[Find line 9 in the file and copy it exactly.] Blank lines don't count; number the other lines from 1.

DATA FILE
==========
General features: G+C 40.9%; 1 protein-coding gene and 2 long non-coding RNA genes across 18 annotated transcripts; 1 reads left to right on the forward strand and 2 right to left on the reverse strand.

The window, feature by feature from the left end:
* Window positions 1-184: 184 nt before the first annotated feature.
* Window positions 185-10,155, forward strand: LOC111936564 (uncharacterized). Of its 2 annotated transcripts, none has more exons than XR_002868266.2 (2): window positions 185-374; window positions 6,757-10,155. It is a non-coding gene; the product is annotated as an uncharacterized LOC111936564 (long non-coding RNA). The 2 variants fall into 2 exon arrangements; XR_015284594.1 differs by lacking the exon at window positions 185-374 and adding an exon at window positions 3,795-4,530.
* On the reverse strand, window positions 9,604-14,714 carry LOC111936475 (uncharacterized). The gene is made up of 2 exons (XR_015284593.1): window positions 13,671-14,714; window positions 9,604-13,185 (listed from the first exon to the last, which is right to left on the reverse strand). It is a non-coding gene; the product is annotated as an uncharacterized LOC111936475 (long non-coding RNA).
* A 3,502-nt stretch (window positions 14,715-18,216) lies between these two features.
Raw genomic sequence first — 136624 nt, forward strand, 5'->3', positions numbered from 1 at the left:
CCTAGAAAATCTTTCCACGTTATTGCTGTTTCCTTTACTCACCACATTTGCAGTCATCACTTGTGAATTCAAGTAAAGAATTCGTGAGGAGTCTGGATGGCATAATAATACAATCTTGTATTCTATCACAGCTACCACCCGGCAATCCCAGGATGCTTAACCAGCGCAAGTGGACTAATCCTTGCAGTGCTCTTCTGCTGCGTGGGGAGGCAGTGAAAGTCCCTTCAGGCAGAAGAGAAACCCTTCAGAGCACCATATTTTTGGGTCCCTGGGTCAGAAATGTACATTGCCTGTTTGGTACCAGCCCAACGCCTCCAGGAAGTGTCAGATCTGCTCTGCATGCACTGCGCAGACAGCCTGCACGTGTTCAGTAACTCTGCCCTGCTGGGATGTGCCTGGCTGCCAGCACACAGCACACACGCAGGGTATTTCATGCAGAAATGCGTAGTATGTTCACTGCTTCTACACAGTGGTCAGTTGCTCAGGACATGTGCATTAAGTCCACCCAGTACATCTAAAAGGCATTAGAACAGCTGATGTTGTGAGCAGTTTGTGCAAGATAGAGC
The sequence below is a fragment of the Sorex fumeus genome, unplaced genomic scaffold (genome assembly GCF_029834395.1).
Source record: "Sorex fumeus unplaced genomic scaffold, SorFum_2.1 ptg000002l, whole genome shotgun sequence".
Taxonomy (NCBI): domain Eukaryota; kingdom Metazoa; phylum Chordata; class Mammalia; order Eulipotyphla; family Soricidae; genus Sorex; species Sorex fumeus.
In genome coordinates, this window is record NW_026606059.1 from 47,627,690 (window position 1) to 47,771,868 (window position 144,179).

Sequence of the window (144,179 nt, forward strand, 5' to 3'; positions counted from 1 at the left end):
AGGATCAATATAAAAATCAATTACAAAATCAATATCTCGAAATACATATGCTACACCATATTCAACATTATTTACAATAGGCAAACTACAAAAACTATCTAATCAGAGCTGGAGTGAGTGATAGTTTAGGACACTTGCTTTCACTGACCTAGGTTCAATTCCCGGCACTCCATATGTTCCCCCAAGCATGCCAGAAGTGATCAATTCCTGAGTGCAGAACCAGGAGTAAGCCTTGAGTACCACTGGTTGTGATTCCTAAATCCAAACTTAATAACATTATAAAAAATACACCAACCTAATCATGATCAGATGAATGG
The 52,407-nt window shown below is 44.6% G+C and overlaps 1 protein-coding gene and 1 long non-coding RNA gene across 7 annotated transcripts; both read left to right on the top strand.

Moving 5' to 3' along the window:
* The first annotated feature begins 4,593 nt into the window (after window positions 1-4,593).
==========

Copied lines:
The sequence below is a fragment of the Sorex fumeus genome, unplaced genomic scaffold (genome assembly GCF_029834395.1).